Unless you work in a progressive tech company with a sweet office set-up, chances are you don’t have a rollercoaster at work. And while finding out that report you’d dutifully pencilled into your diary for next week is actually due, like, now, may make you feel like you’re clicking up a terrifying incline on a rickety old ’coaster, the result is pretty far from the sweet hand-in-the-air drop you pay good holiday money for.
Read More: How Fear Can Be Your Secret To Success
But, as you may have noticed, being a little scared in general does (post-fright, of course) ignite something within us. Whether you ‘wing it’ through a project that’s out of your expertise, or finally take on the dreaded task of public speaking, there is actual, cognitive reward in scaring yourself at work.
Here’s how it can work in your favour:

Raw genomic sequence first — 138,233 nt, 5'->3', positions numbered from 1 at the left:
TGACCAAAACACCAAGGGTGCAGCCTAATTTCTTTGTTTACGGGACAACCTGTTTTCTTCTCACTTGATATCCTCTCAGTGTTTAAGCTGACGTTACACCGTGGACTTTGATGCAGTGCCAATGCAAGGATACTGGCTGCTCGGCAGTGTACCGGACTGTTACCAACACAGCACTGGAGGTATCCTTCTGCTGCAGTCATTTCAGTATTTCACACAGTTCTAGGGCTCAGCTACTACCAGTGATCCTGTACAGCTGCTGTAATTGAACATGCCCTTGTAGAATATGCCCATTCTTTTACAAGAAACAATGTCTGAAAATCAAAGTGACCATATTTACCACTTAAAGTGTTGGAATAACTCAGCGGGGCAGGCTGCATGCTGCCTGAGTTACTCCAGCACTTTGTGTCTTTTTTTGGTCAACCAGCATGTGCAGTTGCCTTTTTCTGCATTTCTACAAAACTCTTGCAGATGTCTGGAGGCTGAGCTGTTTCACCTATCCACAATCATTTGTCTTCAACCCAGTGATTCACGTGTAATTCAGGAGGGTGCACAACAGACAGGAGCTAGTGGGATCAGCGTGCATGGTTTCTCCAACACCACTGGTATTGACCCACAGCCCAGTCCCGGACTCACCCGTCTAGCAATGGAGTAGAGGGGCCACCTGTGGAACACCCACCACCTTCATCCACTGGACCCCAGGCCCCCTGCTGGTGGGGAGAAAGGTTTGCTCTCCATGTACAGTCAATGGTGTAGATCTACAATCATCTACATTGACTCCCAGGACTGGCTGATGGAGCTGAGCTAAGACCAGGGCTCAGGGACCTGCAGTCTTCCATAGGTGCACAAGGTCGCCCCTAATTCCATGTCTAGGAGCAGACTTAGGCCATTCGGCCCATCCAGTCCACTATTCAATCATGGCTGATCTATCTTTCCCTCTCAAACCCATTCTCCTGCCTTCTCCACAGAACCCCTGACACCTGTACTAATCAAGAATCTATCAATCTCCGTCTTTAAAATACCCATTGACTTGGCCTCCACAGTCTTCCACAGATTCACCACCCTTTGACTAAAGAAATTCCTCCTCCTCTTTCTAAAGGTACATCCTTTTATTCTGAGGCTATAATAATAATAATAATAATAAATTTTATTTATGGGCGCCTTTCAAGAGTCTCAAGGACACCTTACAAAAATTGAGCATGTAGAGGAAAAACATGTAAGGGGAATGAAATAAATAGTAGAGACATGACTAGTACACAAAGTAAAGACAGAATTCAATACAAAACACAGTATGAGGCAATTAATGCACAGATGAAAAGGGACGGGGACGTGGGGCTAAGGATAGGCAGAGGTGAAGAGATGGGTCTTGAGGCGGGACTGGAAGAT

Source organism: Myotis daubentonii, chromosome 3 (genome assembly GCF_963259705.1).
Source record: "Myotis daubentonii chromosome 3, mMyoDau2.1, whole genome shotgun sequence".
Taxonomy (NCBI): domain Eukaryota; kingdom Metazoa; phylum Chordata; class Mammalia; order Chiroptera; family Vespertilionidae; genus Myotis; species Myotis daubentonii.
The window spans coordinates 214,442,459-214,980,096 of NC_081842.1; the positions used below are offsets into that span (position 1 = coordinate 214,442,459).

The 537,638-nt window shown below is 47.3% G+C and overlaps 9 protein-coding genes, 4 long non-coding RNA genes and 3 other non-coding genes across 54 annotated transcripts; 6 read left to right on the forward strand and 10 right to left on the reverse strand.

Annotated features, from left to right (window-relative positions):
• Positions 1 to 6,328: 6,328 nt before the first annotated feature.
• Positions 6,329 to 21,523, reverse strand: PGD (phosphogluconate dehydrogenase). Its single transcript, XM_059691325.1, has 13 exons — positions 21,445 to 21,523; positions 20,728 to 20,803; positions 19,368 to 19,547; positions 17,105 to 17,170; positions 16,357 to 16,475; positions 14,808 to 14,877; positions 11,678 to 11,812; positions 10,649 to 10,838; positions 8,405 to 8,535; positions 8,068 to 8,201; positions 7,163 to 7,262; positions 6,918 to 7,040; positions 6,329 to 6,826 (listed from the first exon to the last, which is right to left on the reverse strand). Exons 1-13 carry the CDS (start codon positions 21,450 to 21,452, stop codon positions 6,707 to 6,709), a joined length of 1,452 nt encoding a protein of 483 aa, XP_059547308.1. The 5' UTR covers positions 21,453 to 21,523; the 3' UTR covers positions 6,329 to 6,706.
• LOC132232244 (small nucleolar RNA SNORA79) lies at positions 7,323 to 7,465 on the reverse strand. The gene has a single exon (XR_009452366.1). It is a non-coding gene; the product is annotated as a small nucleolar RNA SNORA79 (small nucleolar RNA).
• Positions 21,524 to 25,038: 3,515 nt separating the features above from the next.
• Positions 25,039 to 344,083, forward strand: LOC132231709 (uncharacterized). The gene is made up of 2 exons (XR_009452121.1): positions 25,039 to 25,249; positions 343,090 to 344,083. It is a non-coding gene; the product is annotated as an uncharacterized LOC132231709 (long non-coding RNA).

Fear sets off the classic ‘fight or flight’ mode in the brain, which has its origins in self-defence tactics. The hormones released during stress boost cognitive performance when it comes to task-based activities and memory. Couple that with the fact that ‘fight or flight’ exists to narrow our perspective in order to combat danger, and we’re all of a sudden more alert and have a faster processing speed when it comes to the task at hand.
Spike in self-esteem
Margee Kerr, a sociologist specialising in fear, says that any time you overcome something – like running a marathon, strapping yourself in for a rollercoaster or finishing a tough task under pressure – it triggers the same cognitive response. So, leading a meeting you’re terrified of leading and pushing past that fear will inspire you to tackle something scarier in future. It’s all about testing your limits.
Pushing past fear can clarify your ‘why?’
“When I’m working with clients, I use their fears as clues and insights,” says life coach Alyce Pilgrim, the founder of Live Life on Your Terms. “Maybe your fears are trying to tell you to leave that nine-to-five you don’t love anymore, or that you need to move your body more. Fear exists for a reason and can be a way of seeing how bad you want something.” Read our full article on fear here.
Read More: How I Got Richard Branson To Say ‘Yes’